This is the time of year in which nitrogen fertilization that was applied a couple weeks combined with adequate moisture provides beef cattle producers an opportunity to reduce their cow feed costs. The fall has so far has been near idealistic for stockpiling tall fescue for late fall/early winter grazing. Though this is perhaps often considered with respect to the cow herd, don’t overlook it is a way of reducing expenses for preconditioning calves.

Fenceline weaning received a great deal of publicity following an article published by California researchers Price and colleagues in 2003. Their work summarized in Figure 1 documented that when calves were fenceline weaned, two week cumulative weight gains were similar to the calves that were not weaned and remained on the cows while having higher gains than those calves either weaned on pasture, weaned in a drylot or weaned following a 10-d preconditioning period to alfalfa hay. This weight advantage persisted until 10 weeks post-weaning. What I found particularly interesting was the gain advantage calves that were separated and maintained on pasture had over those that were placed in the drylot.

Figure 1. Post-weaning cumulative 2- and 10-week gains for various weaning managements (Price et al., 2003 JAS).

Stock Pile Grass,  Not Just For Cows

In 2003, while at Wisconsin, we conducted a weaning demonstration with half our research herd beef calves weaned on pasture with supplement using fenceline techniques and the rest of the calves placed in a small grass lot with hay and supplement removed from the sight of the cows a few hundred meters away. In this demonstration it was observed that calves remaining on grass with some supplementation gained near 3.0 lbs/d the first 9-days post-weaning. Too good to be true!?! There was really not a strong advantage observed for fenceline over calves that were some distance from the cows on pasture. However, Buskirk and co-workers at Michigan State University observed daily gains of 4.5 lb/d the first 5 days post-weaning for fenceline weaned calves versus 1.7 lb for calves that were more weaned and moved to remote pastures. By the end of a 42-day backgrounding period the total weight gain was similar for the weaning management system and this was similar to what we observed in our demonstration.

In 2007, we repeated this with two of the university’s herds. The same herd used in 2003 was used and again followed very similar conditions in 2007 with the calf crop (65 calves) split into two groups both remaining on stockpiled grass with up to 4 lbs of supplement of a 2/3 soyhull 1/3 dried distiller grains blended pellet. One group again was fenceline weaned while the other was moved out of sight of the cows but remained on pasture. These calves again performed exceptionally well on stockpiled grass gaining close to 4.5 lb/d the first seven days post-weaning. At the other farm, the calf crop was split into two groups (39 and 37 calves per group) and placed in drylots with access to grass hay and supplement. Again, one group had fenceline access with dams and the other group was out of sight of the dams. These calves were younger than the other farm as well as being of a different genetic base, weaned one week later, and were not on pasture during the weaning period. These two groups of calves being in the drylots had average daily gains of only 1.1 lb/d during the first week post-weaning. After the first week, calves were then comingled and managed as a single group. After a 28-d backgrounding period, there was no difference in calf weight gain supporting our previous findings and Buskirk’s.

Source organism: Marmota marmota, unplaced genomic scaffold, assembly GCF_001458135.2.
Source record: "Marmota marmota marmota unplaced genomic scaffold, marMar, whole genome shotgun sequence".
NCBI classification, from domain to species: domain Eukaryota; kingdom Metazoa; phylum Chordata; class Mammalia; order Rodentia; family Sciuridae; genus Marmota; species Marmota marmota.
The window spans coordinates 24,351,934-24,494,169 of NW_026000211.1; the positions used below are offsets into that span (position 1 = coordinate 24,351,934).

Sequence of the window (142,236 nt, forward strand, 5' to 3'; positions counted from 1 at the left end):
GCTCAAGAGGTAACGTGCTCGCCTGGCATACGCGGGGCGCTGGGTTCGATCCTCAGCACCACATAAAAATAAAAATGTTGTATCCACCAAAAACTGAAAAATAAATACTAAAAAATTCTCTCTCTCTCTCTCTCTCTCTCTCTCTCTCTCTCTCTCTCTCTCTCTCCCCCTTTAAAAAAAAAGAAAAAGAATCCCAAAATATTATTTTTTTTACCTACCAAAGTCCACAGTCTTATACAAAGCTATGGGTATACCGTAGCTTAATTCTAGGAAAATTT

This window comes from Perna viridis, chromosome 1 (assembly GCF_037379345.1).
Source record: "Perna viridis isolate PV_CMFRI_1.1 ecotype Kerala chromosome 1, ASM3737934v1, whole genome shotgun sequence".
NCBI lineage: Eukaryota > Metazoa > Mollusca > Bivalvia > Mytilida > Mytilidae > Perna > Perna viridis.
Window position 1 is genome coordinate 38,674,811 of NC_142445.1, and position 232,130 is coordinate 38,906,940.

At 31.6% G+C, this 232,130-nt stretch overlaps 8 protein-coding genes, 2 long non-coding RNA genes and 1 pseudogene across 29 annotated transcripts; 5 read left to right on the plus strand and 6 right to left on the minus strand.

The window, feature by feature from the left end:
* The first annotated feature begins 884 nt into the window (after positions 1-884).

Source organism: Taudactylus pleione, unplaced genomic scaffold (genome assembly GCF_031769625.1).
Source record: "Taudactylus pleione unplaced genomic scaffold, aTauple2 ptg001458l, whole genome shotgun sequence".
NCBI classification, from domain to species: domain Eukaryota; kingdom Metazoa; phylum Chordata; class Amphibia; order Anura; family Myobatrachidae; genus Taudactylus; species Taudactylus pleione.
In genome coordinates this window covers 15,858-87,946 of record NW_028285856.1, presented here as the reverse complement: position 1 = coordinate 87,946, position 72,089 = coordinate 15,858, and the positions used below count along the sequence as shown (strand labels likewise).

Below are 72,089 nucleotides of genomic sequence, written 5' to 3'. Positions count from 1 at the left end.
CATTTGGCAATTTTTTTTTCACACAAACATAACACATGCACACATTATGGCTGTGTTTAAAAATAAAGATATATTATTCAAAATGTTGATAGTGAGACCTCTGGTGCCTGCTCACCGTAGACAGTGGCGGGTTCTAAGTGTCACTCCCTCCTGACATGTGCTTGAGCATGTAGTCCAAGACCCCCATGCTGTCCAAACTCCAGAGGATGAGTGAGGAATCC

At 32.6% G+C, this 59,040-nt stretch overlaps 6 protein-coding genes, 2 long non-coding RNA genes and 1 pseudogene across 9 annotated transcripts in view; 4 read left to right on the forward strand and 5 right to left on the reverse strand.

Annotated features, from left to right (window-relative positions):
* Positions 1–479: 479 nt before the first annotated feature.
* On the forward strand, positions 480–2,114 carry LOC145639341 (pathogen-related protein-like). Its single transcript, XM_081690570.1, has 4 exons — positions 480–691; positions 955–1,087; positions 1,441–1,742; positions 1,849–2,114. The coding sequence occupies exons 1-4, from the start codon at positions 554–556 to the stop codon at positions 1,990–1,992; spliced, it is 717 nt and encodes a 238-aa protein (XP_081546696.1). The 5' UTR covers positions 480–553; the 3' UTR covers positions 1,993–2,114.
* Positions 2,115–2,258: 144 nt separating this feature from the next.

Stock Pile Grass,  Not Just For Cows

Granted neither of these were replicated research trials. However, each calf crop (54, 65 and 76 calves) when split into half had a number of calves representative or larger than many of our calf crops found on Kentucky operations. Many folks indicate that calves simply do not gain during the first week post weaning due to the stress of weaning. Looking at 1.1 lb/d gain during the first week after weaning in our work, I’d have to agree as I don’t think folks would be able to visualize a calf that was only 5-10 lbs heavier. However, consider what management is being applied to calves at weaning and its impact on subsequent gains. In the demonstrations above, bull calves were castrated at 3-4 months of age, calves were vaccinated pre-weaning and boostered at weaning, not hauled, had access to clean, fresh water and weaned at a time the long range forecast presented dry weather.

What can we take away from all this? Weaning management certainly can impact the immediate, early performance of calves and under certain conditions calves can gain quite well immediately after weaning. Using high quality stock-piled forage can support rates of gain that should not be overlooked as an opportunity to reduce preconditioning expenses especially those considering short post-weaning periods prior to selling calves. Lastly, even though there appears to be some advantage to immediate post-weaning gains from fenceline weaning, this benefit appears to be lost with longer feeding periods. Here’s to tipping the scales at weaning.

Dr. Jeff Lehmkuhler, Beef Extension Specialist, University of Kentucky